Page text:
Avation PLC

Writen by Ed Stacey


Avation is an aircraft lease company. The model is easy to understand, and has been very effective in recent years: Purchase new aircraft, which offer a lease yield of 13%, with asset depreciation of about 5% per year. Apply 75% debt financing, at an interest rate of around 5%. Total other cash costs net off to around 1%.

So to illustrate how this all adds up, on an investment of $100m, the first year’s net cash yield is around $8m ( = 13% * $100m, minus interest of 5% * $75m, minus admin etc. of $1m). Leveraging this $8m with 75% debt, the company can add $32m to gross assets. Netting off the 5% depreciation gives final gross assets of $127m after one year. This gets us to a doubling of assets (gross and net) every 3 years.

The table below shows that this is indeed how things have played out in recent years, with variances from year to year due to phasing of asset purchases. We believe conditions remain in place for very strong growth to continue into the future.


There are 10 listed independent aircraft lease groups globally – of which 3 in Hong Kong which trade on 1.2x book value, and 6 in the US which trade on 0.9x. We believe that Avation is under-valued due to being the only UK-listed name, and due its relatively small market cap at only £112m.


In addition to continue growth in the asset base, investors stand to gain from an expansion in the price/book multiple from its current 0.8x. We believe this is inevitable for a number of reasons. Firstly, as the company’s market cap increases (now above £100m), we expect the small-cap discount to be eliminated. Secondly, the company could crystalise some of its asset value via disposals (an unsolicited bid for 22 aircraft is currently being evaluated). Finally, if the share price remains at a big discount to its peers, we believe there is a likelihood that a bigger lease company could bid for Avation as a cheap (below book value) route to acquiring fleet. We conclude that there is scope for shareholder gains both from re-rating, and from continued fleet expansion.


These four charts provide further illustration of the growth characteristics of Avation (above) as well as some of the downside protection measures built into the group’s strategy.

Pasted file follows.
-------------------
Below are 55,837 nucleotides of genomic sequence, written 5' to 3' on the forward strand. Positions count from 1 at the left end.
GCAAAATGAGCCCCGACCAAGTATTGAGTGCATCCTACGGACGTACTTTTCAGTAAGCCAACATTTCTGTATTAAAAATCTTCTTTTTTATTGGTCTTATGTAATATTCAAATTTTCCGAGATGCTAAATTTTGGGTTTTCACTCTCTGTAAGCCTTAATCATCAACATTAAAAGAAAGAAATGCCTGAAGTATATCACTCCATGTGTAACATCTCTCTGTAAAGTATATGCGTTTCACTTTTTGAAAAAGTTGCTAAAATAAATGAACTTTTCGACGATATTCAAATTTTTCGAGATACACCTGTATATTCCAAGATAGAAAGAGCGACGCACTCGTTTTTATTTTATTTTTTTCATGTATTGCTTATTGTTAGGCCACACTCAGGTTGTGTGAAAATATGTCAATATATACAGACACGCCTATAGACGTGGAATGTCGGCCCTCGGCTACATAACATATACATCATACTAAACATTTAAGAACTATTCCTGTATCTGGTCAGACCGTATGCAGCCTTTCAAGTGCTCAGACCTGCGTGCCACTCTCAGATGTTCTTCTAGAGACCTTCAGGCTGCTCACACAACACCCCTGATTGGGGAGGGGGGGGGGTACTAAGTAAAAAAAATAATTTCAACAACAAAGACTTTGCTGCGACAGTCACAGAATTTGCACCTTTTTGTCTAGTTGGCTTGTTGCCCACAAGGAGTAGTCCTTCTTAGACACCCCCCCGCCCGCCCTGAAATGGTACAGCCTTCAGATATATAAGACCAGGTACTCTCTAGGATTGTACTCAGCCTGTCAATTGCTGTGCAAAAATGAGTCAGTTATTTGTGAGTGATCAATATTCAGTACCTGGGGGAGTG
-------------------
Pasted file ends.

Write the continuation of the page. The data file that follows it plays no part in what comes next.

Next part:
The first chart shows Avation’s fleet growth over the last 6 years. This represents a doubling of the asset base every 3 years, and has been achieved by recycling and leveraging the lease cashflows generated by the fleet. 

The second chart shows the group’s cash return on equity. This has averaged 31% over the last 6 years, and after taking into account depreciation of around 5%, this explains how the company’s growth rate has been sustained at above 25% average run-rate.


The charts below show the average age of Avation’s fleet of aircraft, and the average remaining lease term on the fleet. The fleet age, at 4.1 years as of June 2016, is low. Aircraft have a typical working life of 25 years, and the big flag-carrier airlines typically have average fleet age of over 10 years (e.g. British Airways, Air France, Delta). 

The second chart shows the average remaining lease term. This has been steadily around 6 years, giving Avation good visibility for future cashflows.

Both of these measures are useful risk mitigation for Avation. The most liquid market for aircraft is at the low age end of the market, and aircraft are also generally easier to sell if they are under lease. Having a liquid asset base gives Avation the ability to adapt to any potential future changes of circumstance in the market. We conclude that the company has the ability to continue its very strong growth trajectory, but is also taking a prudent approach to managing risks for shareholders.

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